A Friend for life.
The physicist sleeps, systems well within the parameters of a safe and known history. His chair eels from system to system, checks the house one last time. First the simple signals from chips embedded in the watches and documents of sleeping assistants: no more than homing pigeons, endlessly chirping location and temperature. Then the active surveillance, staring inward, staring outward, sifting vast rich deserts of manufactured information: the minutiae of lived history, the spontaneous soliloquies and contagious choreography of their little doll's house. The chair listens for whispers in the ether, for suspicion masquerading as concern, for little sparks of realization that might start larger, more dangerous fires. Hearing none, it moves on.
The bathroom. The toilet whines: ketone and oestrogen levels of the day's users, medical flowcharts of drugs and dosage, the most recent ex-wife's ovulation schedule. The chair had liked the most recent ex-wife: so fixated on the politics of accessibility that she'd signed over unprecedented amounts of control, convinced that the illusion of autonomy could somehow compensate for the frailty of her husband's dying flesh. She'd left when her particular vein of interest dried up: when the bone marrow proved unviable, and there could be no baby. The chair had encouraged her, spoken for its passenger as it always did — You have given me so much, darling, more than you can ever know — and if she ever knew the difference, she was far past caring.
The drains report blood and saliva in the catch-traps, impoverished keratins shaved from drooping skin. Despite the chair's best efforts, the physicist's illness marches on.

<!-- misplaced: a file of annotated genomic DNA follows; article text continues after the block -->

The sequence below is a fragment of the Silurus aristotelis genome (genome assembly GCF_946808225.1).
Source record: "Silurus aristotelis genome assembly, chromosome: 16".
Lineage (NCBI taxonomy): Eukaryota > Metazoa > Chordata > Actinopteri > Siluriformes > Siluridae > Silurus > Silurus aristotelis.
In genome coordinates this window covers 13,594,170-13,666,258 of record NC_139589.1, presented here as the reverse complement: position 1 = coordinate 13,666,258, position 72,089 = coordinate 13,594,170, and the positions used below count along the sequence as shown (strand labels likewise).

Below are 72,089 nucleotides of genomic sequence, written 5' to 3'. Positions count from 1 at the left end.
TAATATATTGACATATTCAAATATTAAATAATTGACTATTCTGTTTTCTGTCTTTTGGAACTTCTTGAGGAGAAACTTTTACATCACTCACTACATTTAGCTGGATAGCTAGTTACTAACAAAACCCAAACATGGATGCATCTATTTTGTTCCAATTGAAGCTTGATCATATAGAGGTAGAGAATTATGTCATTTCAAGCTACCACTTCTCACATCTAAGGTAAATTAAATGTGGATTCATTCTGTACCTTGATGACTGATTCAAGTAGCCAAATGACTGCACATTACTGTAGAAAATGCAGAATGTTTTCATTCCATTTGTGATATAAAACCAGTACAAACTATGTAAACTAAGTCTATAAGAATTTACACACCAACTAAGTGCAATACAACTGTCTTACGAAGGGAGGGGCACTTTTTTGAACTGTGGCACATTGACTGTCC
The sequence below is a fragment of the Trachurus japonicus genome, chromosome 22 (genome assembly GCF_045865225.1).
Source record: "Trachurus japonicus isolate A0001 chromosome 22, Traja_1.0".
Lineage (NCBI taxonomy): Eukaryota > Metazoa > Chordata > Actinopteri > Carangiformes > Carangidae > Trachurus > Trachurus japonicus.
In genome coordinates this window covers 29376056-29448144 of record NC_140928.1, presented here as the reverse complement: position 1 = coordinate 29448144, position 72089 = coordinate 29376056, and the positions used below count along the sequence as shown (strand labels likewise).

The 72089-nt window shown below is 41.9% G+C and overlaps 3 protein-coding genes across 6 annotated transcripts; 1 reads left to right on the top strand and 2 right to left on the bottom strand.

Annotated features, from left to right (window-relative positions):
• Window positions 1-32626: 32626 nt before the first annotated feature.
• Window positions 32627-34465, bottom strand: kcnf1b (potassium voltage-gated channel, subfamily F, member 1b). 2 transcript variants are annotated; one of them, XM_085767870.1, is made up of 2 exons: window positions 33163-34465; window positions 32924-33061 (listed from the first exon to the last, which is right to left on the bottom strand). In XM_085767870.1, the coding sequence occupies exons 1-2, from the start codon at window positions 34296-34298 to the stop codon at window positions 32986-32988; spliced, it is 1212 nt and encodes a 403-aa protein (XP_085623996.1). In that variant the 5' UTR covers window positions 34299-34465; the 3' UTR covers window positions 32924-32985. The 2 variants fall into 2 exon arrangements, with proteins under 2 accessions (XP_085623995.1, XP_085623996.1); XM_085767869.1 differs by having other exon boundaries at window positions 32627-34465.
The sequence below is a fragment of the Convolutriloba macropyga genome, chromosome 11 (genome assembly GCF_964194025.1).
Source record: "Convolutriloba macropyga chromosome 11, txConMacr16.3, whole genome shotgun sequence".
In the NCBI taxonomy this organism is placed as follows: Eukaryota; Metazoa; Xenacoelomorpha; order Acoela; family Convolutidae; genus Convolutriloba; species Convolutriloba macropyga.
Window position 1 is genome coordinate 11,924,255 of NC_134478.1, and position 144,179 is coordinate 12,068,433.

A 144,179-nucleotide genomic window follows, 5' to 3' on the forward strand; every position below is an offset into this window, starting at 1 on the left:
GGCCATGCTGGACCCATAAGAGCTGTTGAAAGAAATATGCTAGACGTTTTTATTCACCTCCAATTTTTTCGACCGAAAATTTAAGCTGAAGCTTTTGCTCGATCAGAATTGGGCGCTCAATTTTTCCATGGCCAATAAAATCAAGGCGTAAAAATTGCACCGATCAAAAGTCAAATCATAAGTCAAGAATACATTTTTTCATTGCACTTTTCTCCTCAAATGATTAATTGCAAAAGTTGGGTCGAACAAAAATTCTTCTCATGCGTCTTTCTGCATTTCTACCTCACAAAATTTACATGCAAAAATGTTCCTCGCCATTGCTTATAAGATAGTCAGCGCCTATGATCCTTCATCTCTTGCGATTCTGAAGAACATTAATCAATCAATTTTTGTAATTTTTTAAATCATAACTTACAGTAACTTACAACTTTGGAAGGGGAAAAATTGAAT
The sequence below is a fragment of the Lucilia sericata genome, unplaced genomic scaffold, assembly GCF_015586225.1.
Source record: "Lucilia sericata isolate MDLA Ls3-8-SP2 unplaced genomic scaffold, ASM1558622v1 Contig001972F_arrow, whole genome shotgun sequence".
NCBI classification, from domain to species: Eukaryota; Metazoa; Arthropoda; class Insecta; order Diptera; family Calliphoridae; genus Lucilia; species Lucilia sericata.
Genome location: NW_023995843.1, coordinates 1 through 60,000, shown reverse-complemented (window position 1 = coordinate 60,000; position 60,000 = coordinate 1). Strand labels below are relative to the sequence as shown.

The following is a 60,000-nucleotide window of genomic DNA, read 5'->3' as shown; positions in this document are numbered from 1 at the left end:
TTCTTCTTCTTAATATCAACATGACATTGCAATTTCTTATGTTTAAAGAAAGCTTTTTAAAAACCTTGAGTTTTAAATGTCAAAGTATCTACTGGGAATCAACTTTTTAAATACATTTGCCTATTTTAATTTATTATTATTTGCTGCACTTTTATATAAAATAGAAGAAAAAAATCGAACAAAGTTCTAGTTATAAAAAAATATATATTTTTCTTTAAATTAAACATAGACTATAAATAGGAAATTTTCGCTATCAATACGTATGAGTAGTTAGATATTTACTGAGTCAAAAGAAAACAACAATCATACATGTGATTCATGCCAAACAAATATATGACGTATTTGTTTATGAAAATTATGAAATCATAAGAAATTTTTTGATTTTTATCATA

The kitchen, now. The refrigerator bellows statistics on volatile antibiotics before cataloguing and dating the samples in the special drawer. The dishwasher reports on the sterility of dishes and flatware, then asks permission to download a recommended patch. (The chair grants it, if only for the sake of routine; tomorrow a mere shadow of itself will perform these tasks.) By the time the dishwasher reports success, the chair has already shifted its attention to the security system.
Little origami cars lurk outside, recently unfolded from their rental boxes, gravid with bleary-eyed reporters who tomorrow will emerge to fill the air with their parrot-squawks, their questions, their hungry talons. Necessary props, these cars and their contents: flimsy jackets of lies to keep the constables away, like newspapers once were to homeless men before they too were folded up and put away.
Internal security registers a minor attack — just a group of children, clever and eager as raccoons as they pick apart the offerings the chair has left out to distract them. Everything of importance is safely tucked away in packets as tiny as dandelion seeds, and as diffuse. Over the years the chair has grown, its influence spreading beyond this wheeled chassis to surrounding architectures of numbers and wood. Now it exists in too many places, spread too thinly. Tomorrow, the consolidation occurs. Tomorrow, they achieve escape velocity.